And then, to make his point, Jesus presents us with this marvellous parable of the Samaritan helping the wayside victim. Today the term Good Samaritan has become a bit of a cliché – you’ll be called a Good Samaritan if you do any sort of charitable act or good turn for someone. We no longer understand the outrageousness of the parable; it’s lost its power to shock us.
But for Jesus’ Jewish audience, a Samaritan was a detested half-breed, an outcast whom no one respectable would have dreamed of defining ‘neighbour’ to include. So there’s a real sense of scandal here which can be lost on us today. What it actually points to, of course, is the scandalous nature of God’s love, which is unconditional and knows no bounds.
We no longer understand the outrageousness of the parable … what it actually points to is the scandalous nature of God’s love, which is unconditional and knows no bounds.
At its heart our Christian faith is based on relationships and interdependence. At the most profound theological level we find this expressed in the Trinity – that divine intertwining of God the Father, the creator; God the Son, who in Jesus Christ reveals God to us in human form; and God the Holy Spirit, the outpouring of God’s love and purposeful action in the world today.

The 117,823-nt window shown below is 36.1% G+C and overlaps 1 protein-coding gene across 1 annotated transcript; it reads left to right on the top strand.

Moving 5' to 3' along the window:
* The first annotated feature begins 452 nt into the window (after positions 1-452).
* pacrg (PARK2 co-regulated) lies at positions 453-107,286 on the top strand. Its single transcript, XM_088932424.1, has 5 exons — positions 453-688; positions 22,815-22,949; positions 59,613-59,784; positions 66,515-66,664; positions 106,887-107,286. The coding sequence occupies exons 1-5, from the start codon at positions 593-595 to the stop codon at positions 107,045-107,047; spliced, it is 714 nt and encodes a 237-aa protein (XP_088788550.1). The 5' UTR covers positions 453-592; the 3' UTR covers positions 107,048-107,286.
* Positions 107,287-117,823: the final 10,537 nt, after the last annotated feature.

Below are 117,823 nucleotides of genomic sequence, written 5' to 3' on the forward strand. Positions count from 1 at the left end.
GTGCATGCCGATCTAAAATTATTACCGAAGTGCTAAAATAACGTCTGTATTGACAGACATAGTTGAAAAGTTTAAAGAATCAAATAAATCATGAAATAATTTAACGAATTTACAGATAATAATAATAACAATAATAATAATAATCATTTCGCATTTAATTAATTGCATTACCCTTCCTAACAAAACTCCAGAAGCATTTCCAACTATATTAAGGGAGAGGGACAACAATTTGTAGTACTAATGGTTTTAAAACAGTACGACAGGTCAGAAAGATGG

In turn, as Christians we are defined by our recognition that we are loved by God and the recognition of our common humanity – if you like, our neighbourliness and mutuality.
Neighbourliness has seemed rather lacking in recent weeks. The outcome of the referendum has revealed deep divides among people, with many having a real sense of alienation, resentment and deep distrust of our present mechanisms of governance. It’s been a brutal time, not helped by the shrill and exaggerated claims and counterclaims.
I confess that for me one of my sadnesses has been what I perceive as the narrowness of the debate (on both sides, I should say) – focused too much, it seems to me, on self-interest, what’s best for us, rather than being outward-looking and exploring how best the country can continue to be a force for good in the world and be a good neighbour to others.
But whichever side of the referendum debate we find ourselves on, there’s a desperate need now to heal the rifts and to find means of transcending the alienating rhetoric that has been such a feature of the referendum. The church – locally, nationally and ecumenically – surely has a part to play here in helping that process of reconciliation, for at its best the church is a people of bridge-building and peacemaking.
It’s not easy to see how all that will unfold, given the present levels of rancour and bitterness, but I’d like to offer three or four small practical suggestions.